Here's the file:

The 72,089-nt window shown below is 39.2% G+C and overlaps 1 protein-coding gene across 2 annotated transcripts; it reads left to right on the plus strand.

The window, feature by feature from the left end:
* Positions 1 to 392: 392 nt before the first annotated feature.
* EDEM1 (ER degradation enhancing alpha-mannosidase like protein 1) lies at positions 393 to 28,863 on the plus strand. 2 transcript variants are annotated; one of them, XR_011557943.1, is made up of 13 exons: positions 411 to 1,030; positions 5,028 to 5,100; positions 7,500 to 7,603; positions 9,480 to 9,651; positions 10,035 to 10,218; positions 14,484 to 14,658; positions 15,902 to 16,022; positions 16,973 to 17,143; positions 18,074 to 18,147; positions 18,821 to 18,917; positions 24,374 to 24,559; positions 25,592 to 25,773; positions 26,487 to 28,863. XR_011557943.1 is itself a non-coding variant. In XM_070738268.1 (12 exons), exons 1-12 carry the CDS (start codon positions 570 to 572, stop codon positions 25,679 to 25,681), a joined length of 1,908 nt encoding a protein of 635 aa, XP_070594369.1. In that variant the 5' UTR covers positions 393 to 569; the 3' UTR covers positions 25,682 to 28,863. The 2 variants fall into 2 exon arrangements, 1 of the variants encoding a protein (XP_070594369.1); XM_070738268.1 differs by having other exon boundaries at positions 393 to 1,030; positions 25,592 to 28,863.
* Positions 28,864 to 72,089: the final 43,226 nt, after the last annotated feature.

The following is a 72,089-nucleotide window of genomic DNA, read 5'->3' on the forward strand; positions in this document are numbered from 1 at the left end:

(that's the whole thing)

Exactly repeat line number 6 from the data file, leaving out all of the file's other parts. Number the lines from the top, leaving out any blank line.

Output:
The following is a 72,089-nucleotide window of genomic DNA, read 5'->3' on the forward strand; positions in this document are numbered from 1 at the left end: